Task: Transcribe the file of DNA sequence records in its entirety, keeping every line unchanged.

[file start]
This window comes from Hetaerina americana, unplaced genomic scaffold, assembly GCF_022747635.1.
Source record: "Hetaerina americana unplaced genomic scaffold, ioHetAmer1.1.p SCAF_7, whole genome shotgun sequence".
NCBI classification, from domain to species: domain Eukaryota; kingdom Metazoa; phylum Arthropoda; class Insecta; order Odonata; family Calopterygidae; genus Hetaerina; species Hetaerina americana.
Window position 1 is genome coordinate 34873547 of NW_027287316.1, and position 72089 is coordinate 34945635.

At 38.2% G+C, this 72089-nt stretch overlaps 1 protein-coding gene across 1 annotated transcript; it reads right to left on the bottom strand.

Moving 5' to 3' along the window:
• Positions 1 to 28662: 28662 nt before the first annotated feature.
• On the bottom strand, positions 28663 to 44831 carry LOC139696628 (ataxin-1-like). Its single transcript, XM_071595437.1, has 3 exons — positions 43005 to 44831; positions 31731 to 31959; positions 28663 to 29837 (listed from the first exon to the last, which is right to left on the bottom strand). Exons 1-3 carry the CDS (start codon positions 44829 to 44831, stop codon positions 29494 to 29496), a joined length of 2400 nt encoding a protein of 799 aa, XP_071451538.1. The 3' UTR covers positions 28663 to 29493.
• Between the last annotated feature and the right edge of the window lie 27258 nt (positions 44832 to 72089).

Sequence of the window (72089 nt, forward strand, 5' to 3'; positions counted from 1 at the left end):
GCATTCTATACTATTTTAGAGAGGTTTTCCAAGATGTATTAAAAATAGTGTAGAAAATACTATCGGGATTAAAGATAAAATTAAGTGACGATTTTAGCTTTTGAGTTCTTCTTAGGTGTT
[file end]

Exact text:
This window comes from Hetaerina americana, unplaced genomic scaffold, assembly GCF_022747635.1.
Source record: "Hetaerina americana unplaced genomic scaffold, ioHetAmer1.1.p SCAF_7, whole genome shotgun sequence".
NCBI classification, from domain to species: domain Eukaryota; kingdom Metazoa; phylum Arthropoda; class Insecta; order Odonata; family Calopterygidae; genus Hetaerina; species Hetaerina americana.
Window position 1 is genome coordinate 34873547 of NW_027287316.1, and position 72089 is coordinate 34945635.

At 38.2% G+C, this 72089-nt stretch overlaps 1 protein-coding gene across 1 annotated transcript; it reads right to left on the bottom strand.

Moving 5' to 3' along the window:
• Positions 1 to 28662: 28662 nt before the first annotated feature.
• On the bottom strand, positions 28663 to 44831 carry LOC139696628 (ataxin-1-like). Its single transcript, XM_071595437.1, has 3 exons — positions 43005 to 44831; positions 31731 to 31959; positions 28663 to 29837 (listed from the first exon to the last, which is right to left on the bottom strand). Exons 1-3 carry the CDS (start codon positions 44829 to 44831, stop codon positions 29494 to 29496), a joined length of 2400 nt encoding a protein of 799 aa, XP_071451538.1. The 3' UTR covers positions 28663 to 29493.
• Between the last annotated feature and the right edge of the window lie 27258 nt (positions 44832 to 72089).

Sequence of the window (72089 nt, forward strand, 5' to 3'; positions counted from 1 at the left end):
GCATTCTATACTATTTTAGAGAGGTTTTCCAAGATGTATTAAAAATAGTGTAGAAAATACTATCGGGATTAAAGATAAAATTAAGTGACGATTTTAGCTTTTGAGTTCTTCTTAGGTGTT